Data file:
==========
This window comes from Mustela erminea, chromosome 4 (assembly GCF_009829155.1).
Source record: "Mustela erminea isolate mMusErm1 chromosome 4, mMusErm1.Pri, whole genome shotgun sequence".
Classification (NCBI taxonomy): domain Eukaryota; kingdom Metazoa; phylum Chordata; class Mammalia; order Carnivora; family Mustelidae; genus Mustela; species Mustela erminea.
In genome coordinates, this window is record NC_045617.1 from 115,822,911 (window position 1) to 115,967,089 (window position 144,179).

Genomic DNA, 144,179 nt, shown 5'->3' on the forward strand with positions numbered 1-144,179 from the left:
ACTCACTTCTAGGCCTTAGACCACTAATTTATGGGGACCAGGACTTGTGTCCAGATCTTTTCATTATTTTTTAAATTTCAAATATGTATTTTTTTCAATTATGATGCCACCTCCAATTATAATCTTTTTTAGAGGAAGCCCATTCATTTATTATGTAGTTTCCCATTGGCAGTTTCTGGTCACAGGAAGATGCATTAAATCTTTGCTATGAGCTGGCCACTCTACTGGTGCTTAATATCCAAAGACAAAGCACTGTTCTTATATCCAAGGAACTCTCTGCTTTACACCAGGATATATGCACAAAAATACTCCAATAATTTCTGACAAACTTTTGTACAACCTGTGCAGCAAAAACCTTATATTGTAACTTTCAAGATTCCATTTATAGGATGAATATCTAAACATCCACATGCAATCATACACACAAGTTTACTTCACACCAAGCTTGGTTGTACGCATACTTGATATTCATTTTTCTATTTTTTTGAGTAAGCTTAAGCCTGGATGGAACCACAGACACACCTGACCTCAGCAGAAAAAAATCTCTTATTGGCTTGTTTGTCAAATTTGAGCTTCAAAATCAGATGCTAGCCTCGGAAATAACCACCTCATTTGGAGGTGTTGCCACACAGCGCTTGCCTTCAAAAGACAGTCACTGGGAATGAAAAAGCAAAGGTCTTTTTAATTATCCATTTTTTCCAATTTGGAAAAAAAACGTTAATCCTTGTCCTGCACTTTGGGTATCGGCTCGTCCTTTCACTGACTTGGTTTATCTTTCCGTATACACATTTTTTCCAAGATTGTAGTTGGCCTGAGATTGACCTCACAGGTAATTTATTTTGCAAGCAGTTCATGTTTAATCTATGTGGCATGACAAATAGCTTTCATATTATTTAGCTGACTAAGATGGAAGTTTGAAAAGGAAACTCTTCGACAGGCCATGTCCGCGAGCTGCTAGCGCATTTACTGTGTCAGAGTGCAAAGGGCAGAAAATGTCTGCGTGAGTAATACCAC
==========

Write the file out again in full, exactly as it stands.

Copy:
This window comes from Mustela erminea, chromosome 4 (assembly GCF_009829155.1).
Source record: "Mustela erminea isolate mMusErm1 chromosome 4, mMusErm1.Pri, whole genome shotgun sequence".
Classification (NCBI taxonomy): domain Eukaryota; kingdom Metazoa; phylum Chordata; class Mammalia; order Carnivora; family Mustelidae; genus Mustela; species Mustela erminea.
In genome coordinates, this window is record NC_045617.1 from 115,822,911 (window position 1) to 115,967,089 (window position 144,179).

Genomic DNA, 144,179 nt, shown 5'->3' on the forward strand with positions numbered 1-144,179 from the left:
ACTCACTTCTAGGCCTTAGACCACTAATTTATGGGGACCAGGACTTGTGTCCAGATCTTTTCATTATTTTTTAAATTTCAAATATGTATTTTTTTCAATTATGATGCCACCTCCAATTATAATCTTTTTTAGAGGAAGCCCATTCATTTATTATGTAGTTTCCCATTGGCAGTTTCTGGTCACAGGAAGATGCATTAAATCTTTGCTATGAGCTGGCCACTCTACTGGTGCTTAATATCCAAAGACAAAGCACTGTTCTTATATCCAAGGAACTCTCTGCTTTACACCAGGATATATGCACAAAAATACTCCAATAATTTCTGACAAACTTTTGTACAACCTGTGCAGCAAAAACCTTATATTGTAACTTTCAAGATTCCATTTATAGGATGAATATCTAAACATCCACATGCAATCATACACACAAGTTTACTTCACACCAAGCTTGGTTGTACGCATACTTGATATTCATTTTTCTATTTTTTTGAGTAAGCTTAAGCCTGGATGGAACCACAGACACACCTGACCTCAGCAGAAAAAAATCTCTTATTGGCTTGTTTGTCAAATTTGAGCTTCAAAATCAGATGCTAGCCTCGGAAATAACCACCTCATTTGGAGGTGTTGCCACACAGCGCTTGCCTTCAAAAGACAGTCACTGGGAATGAAAAAGCAAAGGTCTTTTTAATTATCCATTTTTTCCAATTTGGAAAAAAAACGTTAATCCTTGTCCTGCACTTTGGGTATCGGCTCGTCCTTTCACTGACTTGGTTTATCTTTCCGTATACACATTTTTTCCAAGATTGTAGTTGGCCTGAGATTGACCTCACAGGTAATTTATTTTGCAAGCAGTTCATGTTTAATCTATGTGGCATGACAAATAGCTTTCATATTATTTAGCTGACTAAGATGGAAGTTTGAAAAGGAAACTCTTCGACAGGCCATGTCCGCGAGCTGCTAGCGCATTTACTGTGTCAGAGTGCAAAGGGCAGAAAATGTCTGCGTGAGTAATACCAC